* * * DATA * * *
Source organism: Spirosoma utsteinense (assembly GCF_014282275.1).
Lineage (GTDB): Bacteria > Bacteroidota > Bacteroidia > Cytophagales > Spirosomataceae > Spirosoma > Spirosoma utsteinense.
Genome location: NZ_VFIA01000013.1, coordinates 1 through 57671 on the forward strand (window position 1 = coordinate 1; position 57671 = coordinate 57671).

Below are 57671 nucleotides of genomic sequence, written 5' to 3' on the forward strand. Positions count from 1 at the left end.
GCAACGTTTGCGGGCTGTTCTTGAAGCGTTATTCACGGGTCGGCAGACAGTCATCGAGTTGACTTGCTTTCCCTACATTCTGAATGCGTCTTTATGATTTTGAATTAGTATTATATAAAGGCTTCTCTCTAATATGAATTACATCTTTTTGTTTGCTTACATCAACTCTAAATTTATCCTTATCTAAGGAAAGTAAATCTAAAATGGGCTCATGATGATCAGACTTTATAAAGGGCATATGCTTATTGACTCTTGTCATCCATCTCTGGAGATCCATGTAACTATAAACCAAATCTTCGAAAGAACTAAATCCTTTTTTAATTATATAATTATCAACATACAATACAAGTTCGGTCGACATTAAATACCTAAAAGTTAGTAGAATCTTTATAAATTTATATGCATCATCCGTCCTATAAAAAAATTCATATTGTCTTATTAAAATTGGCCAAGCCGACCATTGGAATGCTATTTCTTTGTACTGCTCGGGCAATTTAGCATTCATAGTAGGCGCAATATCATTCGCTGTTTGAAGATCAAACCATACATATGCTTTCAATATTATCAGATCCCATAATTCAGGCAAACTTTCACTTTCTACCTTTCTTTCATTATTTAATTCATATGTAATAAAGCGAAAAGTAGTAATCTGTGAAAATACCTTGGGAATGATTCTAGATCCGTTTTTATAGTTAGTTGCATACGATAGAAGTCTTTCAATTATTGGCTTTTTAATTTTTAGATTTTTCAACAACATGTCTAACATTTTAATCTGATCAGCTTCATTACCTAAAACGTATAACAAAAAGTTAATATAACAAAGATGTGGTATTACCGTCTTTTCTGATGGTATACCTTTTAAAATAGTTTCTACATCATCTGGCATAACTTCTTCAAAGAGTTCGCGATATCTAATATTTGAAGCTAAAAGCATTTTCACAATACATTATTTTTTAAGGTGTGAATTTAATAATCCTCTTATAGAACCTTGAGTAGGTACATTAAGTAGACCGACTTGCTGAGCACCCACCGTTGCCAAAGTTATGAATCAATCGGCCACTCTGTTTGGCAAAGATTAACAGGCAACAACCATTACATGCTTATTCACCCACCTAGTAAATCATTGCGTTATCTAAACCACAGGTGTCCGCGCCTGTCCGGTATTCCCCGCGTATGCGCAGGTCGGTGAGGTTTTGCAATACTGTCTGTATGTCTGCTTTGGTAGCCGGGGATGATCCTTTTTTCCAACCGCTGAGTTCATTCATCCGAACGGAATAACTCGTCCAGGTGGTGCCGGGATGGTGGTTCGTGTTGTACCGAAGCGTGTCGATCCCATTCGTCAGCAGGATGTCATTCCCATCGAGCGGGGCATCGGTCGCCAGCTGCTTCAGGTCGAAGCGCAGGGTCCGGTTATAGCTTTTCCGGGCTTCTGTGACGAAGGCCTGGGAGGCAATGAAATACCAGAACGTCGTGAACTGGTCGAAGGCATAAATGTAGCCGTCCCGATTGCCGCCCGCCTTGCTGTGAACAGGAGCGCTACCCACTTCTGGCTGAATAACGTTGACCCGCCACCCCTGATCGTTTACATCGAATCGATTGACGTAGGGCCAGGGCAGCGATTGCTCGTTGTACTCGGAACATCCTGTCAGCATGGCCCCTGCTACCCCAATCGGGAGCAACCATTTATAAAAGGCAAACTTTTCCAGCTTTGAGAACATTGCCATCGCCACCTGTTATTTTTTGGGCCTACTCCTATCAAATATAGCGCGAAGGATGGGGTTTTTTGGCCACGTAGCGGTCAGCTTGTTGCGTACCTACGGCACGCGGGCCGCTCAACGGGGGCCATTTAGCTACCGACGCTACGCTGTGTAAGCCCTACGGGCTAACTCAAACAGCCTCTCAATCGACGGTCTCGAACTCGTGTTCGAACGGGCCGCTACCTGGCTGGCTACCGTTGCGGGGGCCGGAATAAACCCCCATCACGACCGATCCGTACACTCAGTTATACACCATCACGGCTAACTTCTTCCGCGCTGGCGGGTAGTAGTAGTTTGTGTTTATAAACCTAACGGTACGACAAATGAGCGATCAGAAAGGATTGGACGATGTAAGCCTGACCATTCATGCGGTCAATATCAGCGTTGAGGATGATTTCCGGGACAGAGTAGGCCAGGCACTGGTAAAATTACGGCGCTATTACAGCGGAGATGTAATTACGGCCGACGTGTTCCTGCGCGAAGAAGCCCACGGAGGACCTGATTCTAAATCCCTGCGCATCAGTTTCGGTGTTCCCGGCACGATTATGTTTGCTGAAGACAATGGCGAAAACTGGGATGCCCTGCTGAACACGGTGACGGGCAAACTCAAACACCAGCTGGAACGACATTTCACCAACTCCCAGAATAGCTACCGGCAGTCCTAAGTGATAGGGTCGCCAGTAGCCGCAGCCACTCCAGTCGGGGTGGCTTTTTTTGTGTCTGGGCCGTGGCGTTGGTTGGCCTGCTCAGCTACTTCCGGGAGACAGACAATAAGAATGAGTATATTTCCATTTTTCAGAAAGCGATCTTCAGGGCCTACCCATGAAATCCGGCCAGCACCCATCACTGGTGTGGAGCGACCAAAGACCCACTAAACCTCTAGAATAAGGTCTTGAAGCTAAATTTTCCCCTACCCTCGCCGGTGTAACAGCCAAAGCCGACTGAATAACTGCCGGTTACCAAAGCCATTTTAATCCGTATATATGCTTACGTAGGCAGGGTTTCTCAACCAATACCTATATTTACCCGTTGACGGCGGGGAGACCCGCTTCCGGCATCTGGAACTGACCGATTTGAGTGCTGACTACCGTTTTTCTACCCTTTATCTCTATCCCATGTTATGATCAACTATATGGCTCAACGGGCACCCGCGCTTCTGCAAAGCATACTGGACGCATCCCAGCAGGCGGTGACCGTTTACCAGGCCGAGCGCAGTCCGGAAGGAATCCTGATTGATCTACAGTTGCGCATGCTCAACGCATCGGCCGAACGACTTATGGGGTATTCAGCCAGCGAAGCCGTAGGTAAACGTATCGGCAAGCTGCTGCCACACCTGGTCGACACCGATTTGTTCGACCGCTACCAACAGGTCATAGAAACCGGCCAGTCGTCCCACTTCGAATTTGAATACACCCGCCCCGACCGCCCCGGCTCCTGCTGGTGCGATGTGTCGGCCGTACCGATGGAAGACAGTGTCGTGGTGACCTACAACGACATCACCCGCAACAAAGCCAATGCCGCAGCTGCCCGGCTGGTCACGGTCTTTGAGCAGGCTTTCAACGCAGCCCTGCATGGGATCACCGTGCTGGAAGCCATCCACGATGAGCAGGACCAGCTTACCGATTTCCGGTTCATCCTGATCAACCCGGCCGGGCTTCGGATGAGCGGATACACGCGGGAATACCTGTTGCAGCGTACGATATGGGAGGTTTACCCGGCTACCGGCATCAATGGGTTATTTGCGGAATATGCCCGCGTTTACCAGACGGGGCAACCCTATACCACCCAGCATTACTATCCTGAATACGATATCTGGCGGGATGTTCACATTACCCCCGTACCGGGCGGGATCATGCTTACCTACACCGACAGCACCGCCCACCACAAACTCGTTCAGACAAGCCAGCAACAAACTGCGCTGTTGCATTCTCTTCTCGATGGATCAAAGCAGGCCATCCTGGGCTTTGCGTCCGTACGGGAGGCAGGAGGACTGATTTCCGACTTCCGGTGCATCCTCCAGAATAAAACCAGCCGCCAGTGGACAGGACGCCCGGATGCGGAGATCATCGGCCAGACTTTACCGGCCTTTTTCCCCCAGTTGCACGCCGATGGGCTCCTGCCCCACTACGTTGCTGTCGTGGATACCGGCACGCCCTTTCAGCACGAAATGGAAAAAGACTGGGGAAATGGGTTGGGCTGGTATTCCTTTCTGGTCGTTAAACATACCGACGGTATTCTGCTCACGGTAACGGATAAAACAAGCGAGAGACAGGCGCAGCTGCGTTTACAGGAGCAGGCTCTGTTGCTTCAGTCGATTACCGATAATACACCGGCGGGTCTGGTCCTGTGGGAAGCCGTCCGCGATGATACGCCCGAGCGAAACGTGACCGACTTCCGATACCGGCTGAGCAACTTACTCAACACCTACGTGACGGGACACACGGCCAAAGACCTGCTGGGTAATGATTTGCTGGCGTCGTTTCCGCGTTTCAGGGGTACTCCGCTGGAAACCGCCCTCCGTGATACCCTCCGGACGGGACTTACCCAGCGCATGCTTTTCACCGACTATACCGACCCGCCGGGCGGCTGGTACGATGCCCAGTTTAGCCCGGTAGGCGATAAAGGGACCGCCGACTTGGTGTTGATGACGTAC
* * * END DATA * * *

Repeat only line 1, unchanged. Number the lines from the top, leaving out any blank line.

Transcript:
Source organism: Spirosoma utsteinense (assembly GCF_014282275.1).